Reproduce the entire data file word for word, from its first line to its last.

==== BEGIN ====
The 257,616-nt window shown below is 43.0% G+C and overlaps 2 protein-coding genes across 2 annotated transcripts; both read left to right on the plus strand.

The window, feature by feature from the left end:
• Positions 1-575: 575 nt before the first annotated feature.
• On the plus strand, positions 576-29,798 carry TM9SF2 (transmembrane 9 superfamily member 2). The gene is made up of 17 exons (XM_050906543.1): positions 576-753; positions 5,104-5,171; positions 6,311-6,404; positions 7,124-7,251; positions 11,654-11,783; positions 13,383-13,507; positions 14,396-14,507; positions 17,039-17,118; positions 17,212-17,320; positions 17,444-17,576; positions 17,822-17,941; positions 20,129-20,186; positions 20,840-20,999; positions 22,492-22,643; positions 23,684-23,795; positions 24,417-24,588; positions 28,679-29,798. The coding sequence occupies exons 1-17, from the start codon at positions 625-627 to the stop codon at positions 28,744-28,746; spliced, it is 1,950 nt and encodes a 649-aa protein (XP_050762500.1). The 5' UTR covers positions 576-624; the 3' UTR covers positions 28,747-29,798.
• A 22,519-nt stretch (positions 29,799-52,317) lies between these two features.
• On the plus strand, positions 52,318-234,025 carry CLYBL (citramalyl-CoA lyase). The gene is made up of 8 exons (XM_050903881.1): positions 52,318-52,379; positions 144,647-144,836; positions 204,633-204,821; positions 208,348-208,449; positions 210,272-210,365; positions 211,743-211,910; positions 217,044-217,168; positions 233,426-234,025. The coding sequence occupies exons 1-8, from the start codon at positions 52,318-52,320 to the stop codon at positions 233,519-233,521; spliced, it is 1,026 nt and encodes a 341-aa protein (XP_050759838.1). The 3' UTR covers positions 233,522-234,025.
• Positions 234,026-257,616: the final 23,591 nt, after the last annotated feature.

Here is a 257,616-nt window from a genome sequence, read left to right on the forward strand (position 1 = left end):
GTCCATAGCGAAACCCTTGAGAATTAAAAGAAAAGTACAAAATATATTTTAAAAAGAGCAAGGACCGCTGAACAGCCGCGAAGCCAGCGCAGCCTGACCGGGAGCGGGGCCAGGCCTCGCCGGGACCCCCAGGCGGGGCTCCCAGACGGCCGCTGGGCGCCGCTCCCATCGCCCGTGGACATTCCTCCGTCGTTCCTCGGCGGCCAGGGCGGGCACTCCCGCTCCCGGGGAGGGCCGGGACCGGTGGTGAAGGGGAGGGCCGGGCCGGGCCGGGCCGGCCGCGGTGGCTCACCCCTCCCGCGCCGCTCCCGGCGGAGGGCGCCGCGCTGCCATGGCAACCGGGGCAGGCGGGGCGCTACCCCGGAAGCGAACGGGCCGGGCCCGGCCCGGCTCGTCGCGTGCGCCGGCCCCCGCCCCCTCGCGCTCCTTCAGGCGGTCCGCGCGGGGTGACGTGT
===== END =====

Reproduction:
The 257,616-nt window shown below is 43.0% G+C and overlaps 2 protein-coding genes across 2 annotated transcripts; both read left to right on the plus strand.

The window, feature by feature from the left end:
• Positions 1-575: 575 nt before the first annotated feature.
• On the plus strand, positions 576-29,798 carry TM9SF2 (transmembrane 9 superfamily member 2). The gene is made up of 17 exons (XM_050906543.1): positions 576-753; positions 5,104-5,171; positions 6,311-6,404; positions 7,124-7,251; positions 11,654-11,783; positions 13,383-13,507; positions 14,396-14,507; positions 17,039-17,118; positions 17,212-17,320; positions 17,444-17,576; positions 17,822-17,941; positions 20,129-20,186; positions 20,840-20,999; positions 22,492-22,643; positions 23,684-23,795; positions 24,417-24,588; positions 28,679-29,798. The coding sequence occupies exons 1-17, from the start codon at positions 625-627 to the stop codon at positions 28,744-28,746; spliced, it is 1,950 nt and encodes a 649-aa protein (XP_050762500.1). The 5' UTR covers positions 576-624; the 3' UTR covers positions 28,747-29,798.
• A 22,519-nt stretch (positions 29,799-52,317) lies between these two features.
• On the plus strand, positions 52,318-234,025 carry CLYBL (citramalyl-CoA lyase). The gene is made up of 8 exons (XM_050903881.1): positions 52,318-52,379; positions 144,647-144,836; positions 204,633-204,821; positions 208,348-208,449; positions 210,272-210,365; positions 211,743-211,910; positions 217,044-217,168; positions 233,426-234,025. The coding sequence occupies exons 1-8, from the start codon at positions 52,318-52,320 to the stop codon at positions 233,519-233,521; spliced, it is 1,026 nt and encodes a 341-aa protein (XP_050759838.1). The 3' UTR covers positions 233,522-234,025.
• Positions 234,026-257,616: the final 23,591 nt, after the last annotated feature.

Here is a 257,616-nt window from a genome sequence, read left to right on the forward strand (position 1 = left end):
GTCCATAGCGAAACCCTTGAGAATTAAAAGAAAAGTACAAAATATATTTTAAAAAGAGCAAGGACCGCTGAACAGCCGCGAAGCCAGCGCAGCCTGACCGGGAGCGGGGCCAGGCCTCGCCGGGACCCCCAGGCGGGGCTCCCAGACGGCCGCTGGGCGCCGCTCCCATCGCCCGTGGACATTCCTCCGTCGTTCCTCGGCGGCCAGGGCGGGCACTCCCGCTCCCGGGGAGGGCCGGGACCGGTGGTGAAGGGGAGGGCCGGGCCGGGCCGGGCCGGCCGCGGTGGCTCACCCCTCCCGCGCCGCTCCCGGCGGAGGGCGCCGCGCTGCCATGGCAACCGGGGCAGGCGGGGCGCTACCCCGGAAGCGAACGGGCCGGGCCCGGCCCGGCTCGTCGCGTGCGCCGGCCCCCGCCCCCTCGCGCTCCTTCAGGCGGTCCGCGCGGGGTGACGTGT